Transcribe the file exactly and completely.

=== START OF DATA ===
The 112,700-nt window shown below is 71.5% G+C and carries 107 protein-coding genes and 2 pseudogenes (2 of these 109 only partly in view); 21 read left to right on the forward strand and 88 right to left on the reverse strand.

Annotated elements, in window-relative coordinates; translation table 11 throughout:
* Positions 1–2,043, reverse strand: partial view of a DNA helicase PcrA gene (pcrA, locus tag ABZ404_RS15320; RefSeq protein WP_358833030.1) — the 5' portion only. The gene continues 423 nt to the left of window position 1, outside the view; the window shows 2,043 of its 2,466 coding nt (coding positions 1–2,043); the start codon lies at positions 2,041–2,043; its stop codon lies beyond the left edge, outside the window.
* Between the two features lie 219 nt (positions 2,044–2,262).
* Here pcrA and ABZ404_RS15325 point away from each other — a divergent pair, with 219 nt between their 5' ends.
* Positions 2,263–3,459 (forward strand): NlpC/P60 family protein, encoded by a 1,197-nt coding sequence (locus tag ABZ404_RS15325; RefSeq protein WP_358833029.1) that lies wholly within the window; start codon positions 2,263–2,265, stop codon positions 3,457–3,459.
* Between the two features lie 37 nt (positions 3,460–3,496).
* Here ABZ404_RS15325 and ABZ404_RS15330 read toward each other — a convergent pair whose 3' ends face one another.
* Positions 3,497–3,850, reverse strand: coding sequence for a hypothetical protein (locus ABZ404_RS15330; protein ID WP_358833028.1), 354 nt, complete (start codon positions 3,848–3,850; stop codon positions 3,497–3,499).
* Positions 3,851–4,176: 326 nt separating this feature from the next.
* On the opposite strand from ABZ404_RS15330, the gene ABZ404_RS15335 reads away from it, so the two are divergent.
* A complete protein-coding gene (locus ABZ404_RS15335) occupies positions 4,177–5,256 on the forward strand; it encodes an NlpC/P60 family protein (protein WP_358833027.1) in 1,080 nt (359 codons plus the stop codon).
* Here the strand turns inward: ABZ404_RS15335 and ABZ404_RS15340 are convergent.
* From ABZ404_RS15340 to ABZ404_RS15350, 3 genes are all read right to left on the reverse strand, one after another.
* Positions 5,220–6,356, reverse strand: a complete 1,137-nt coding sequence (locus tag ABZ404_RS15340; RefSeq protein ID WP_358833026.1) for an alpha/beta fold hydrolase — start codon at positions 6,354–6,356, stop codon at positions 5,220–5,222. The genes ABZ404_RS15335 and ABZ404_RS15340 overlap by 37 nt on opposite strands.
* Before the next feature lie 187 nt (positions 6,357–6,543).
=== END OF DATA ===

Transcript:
The 112,700-nt window shown below is 71.5% G+C and carries 107 protein-coding genes and 2 pseudogenes (2 of these 109 only partly in view); 21 read left to right on the forward strand and 88 right to left on the reverse strand.

Annotated elements, in window-relative coordinates; translation table 11 throughout:
* Positions 1–2,043, reverse strand: partial view of a DNA helicase PcrA gene (pcrA, locus tag ABZ404_RS15320; RefSeq protein WP_358833030.1) — the 5' portion only. The gene continues 423 nt to the left of window position 1, outside the view; the window shows 2,043 of its 2,466 coding nt (coding positions 1–2,043); the start codon lies at positions 2,041–2,043; its stop codon lies beyond the left edge, outside the window.
* Between the two features lie 219 nt (positions 2,044–2,262).
* Here pcrA and ABZ404_RS15325 point away from each other — a divergent pair, with 219 nt between their 5' ends.
* Positions 2,263–3,459 (forward strand): NlpC/P60 family protein, encoded by a 1,197-nt coding sequence (locus tag ABZ404_RS15325; RefSeq protein WP_358833029.1) that lies wholly within the window; start codon positions 2,263–2,265, stop codon positions 3,457–3,459.
* Between the two features lie 37 nt (positions 3,460–3,496).
* Here ABZ404_RS15325 and ABZ404_RS15330 read toward each other — a convergent pair whose 3' ends face one another.
* Positions 3,497–3,850, reverse strand: coding sequence for a hypothetical protein (locus ABZ404_RS15330; protein ID WP_358833028.1), 354 nt, complete (start codon positions 3,848–3,850; stop codon positions 3,497–3,499).
* Positions 3,851–4,176: 326 nt separating this feature from the next.
* On the opposite strand from ABZ404_RS15330, the gene ABZ404_RS15335 reads away from it, so the two are divergent.
* A complete protein-coding gene (locus ABZ404_RS15335) occupies positions 4,177–5,256 on the forward strand; it encodes an NlpC/P60 family protein (protein WP_358833027.1) in 1,080 nt (359 codons plus the stop codon).
* Here the strand turns inward: ABZ404_RS15335 and ABZ404_RS15340 are convergent.
* From ABZ404_RS15340 to ABZ404_RS15350, 3 genes are all read right to left on the reverse strand, one after another.
* Positions 5,220–6,356, reverse strand: a complete 1,137-nt coding sequence (locus tag ABZ404_RS15340; RefSeq protein ID WP_358833026.1) for an alpha/beta fold hydrolase — start codon at positions 6,354–6,356, stop codon at positions 5,220–5,222. The genes ABZ404_RS15335 and ABZ404_RS15340 overlap by 37 nt on opposite strands.
* Before the next feature lie 187 nt (positions 6,357–6,543).